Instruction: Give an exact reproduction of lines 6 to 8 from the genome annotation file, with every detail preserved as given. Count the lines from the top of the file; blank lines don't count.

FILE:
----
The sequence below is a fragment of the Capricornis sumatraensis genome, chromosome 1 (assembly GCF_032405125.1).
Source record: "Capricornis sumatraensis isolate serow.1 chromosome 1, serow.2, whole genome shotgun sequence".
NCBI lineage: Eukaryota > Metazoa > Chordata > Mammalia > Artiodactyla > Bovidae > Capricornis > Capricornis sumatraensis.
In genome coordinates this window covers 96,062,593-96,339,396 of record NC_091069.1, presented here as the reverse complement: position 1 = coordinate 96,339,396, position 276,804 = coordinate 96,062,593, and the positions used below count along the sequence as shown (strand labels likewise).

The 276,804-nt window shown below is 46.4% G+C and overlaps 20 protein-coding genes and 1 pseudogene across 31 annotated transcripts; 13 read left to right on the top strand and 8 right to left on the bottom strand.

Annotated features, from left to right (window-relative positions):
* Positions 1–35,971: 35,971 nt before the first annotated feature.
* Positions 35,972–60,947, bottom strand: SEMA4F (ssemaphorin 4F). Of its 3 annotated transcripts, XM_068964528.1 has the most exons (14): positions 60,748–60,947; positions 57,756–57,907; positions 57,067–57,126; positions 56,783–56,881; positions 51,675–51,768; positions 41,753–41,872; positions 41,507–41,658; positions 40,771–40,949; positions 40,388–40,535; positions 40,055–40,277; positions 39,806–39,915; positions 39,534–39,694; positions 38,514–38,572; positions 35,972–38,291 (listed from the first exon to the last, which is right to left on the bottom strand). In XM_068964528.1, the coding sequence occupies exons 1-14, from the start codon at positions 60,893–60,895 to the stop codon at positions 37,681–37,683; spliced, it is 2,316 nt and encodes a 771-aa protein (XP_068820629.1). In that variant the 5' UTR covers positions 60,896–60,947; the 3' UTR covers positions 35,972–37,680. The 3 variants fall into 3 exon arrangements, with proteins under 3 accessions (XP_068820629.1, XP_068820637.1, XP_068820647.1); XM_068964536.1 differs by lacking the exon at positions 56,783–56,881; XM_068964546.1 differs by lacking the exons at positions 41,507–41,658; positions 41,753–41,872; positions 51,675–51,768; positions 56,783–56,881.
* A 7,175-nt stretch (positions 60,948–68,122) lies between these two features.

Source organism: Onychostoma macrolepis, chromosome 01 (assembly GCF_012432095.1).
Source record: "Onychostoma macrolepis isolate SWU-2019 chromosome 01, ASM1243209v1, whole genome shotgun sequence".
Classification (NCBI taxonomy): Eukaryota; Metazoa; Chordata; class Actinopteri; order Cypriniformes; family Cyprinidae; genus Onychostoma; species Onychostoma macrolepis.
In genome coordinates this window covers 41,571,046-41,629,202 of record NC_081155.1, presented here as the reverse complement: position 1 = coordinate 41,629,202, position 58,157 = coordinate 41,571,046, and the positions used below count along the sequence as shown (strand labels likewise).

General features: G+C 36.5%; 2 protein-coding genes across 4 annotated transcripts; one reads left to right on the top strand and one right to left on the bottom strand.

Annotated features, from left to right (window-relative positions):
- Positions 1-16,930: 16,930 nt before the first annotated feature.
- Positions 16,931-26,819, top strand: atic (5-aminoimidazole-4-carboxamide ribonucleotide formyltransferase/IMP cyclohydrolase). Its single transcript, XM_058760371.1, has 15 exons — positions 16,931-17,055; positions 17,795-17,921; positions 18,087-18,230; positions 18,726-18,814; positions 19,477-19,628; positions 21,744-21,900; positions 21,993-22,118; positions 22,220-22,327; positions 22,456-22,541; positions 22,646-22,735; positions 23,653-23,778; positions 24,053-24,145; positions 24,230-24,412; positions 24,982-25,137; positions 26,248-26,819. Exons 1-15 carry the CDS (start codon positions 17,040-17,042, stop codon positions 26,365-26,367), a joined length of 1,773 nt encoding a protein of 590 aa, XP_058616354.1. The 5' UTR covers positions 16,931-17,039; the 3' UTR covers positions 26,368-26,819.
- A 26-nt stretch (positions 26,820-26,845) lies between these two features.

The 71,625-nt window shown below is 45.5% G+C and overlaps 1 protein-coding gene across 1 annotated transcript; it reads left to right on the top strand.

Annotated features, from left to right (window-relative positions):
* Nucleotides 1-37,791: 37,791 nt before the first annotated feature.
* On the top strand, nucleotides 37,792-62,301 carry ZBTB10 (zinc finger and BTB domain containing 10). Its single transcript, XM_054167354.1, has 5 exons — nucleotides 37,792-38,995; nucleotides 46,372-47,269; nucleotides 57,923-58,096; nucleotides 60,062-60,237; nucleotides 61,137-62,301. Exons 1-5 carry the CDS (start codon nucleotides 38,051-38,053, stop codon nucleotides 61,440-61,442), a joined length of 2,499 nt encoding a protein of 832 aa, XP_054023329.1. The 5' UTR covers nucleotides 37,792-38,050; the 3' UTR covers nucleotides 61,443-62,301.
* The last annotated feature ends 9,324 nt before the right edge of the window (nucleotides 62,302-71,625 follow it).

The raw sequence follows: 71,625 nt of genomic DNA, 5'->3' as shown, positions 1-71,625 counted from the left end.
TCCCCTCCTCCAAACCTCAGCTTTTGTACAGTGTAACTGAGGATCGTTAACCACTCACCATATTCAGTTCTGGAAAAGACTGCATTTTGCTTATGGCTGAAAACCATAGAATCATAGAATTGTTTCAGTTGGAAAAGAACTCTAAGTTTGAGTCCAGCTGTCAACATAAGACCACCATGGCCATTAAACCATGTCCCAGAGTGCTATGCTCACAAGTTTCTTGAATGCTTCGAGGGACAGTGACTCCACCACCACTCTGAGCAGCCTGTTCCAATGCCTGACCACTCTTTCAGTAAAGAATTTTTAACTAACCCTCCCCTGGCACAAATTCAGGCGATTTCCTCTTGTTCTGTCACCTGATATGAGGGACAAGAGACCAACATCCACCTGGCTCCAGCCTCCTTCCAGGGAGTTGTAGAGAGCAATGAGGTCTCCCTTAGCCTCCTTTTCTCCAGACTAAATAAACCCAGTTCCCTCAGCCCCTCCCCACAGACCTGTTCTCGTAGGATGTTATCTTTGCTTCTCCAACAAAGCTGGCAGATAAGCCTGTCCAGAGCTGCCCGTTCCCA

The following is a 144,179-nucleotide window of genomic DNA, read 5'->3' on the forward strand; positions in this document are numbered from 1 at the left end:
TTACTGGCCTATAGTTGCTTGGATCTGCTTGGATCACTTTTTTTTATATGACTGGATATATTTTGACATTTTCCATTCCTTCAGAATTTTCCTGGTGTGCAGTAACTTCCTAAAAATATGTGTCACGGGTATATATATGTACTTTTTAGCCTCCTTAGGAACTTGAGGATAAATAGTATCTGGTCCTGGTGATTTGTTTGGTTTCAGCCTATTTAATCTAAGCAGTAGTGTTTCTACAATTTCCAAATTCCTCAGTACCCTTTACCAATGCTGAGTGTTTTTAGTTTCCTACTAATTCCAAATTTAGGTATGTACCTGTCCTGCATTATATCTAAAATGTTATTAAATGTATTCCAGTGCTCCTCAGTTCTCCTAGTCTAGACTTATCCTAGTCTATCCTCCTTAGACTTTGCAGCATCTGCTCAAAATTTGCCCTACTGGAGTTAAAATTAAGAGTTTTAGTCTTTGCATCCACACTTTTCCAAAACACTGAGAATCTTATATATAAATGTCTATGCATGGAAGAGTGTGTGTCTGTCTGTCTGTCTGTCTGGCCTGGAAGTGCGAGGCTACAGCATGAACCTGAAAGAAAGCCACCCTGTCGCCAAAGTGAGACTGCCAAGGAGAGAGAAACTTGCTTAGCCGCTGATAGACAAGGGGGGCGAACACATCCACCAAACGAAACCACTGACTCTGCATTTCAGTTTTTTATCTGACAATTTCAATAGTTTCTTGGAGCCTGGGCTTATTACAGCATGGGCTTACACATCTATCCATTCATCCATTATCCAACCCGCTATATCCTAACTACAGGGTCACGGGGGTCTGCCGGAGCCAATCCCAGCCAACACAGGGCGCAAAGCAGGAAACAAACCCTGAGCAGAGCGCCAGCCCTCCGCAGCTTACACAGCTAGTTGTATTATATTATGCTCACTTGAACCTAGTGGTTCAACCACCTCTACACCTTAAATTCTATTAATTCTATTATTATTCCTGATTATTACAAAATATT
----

Annotated features, from left to right (window-relative positions):
* Positions 1–35,971: 35,971 nt before the first annotated feature.
* Positions 35,972–60,947, bottom strand: SEMA4F (ssemaphorin 4F). Of its 3 annotated transcripts, XM_068964528.1 has the most exons (14): positions 60,748–60,947; positions 57,756–57,907; positions 57,067–57,126; positions 56,783–56,881; positions 51,675–51,768; positions 41,753–41,872; positions 41,507–41,658; positions 40,771–40,949; positions 40,388–40,535; positions 40,055–40,277; positions 39,806–39,915; positions 39,534–39,694; positions 38,514–38,572; positions 35,972–38,291 (listed from the first exon to the last, which is right to left on the bottom strand). In XM_068964528.1, the coding sequence occupies exons 1-14, from the start codon at positions 60,893–60,895 to the stop codon at positions 37,681–37,683; spliced, it is 2,316 nt and encodes a 771-aa protein (XP_068820629.1). In that variant the 5' UTR covers positions 60,896–60,947; the 3' UTR covers positions 35,972–37,680. The 3 variants fall into 3 exon arrangements, with proteins under 3 accessions (XP_068820629.1, XP_068820637.1, XP_068820647.1); XM_068964536.1 differs by lacking the exon at positions 56,783–56,881; XM_068964546.1 differs by lacking the exons at positions 41,507–41,658; positions 41,753–41,872; positions 51,675–51,768; positions 56,783–56,881.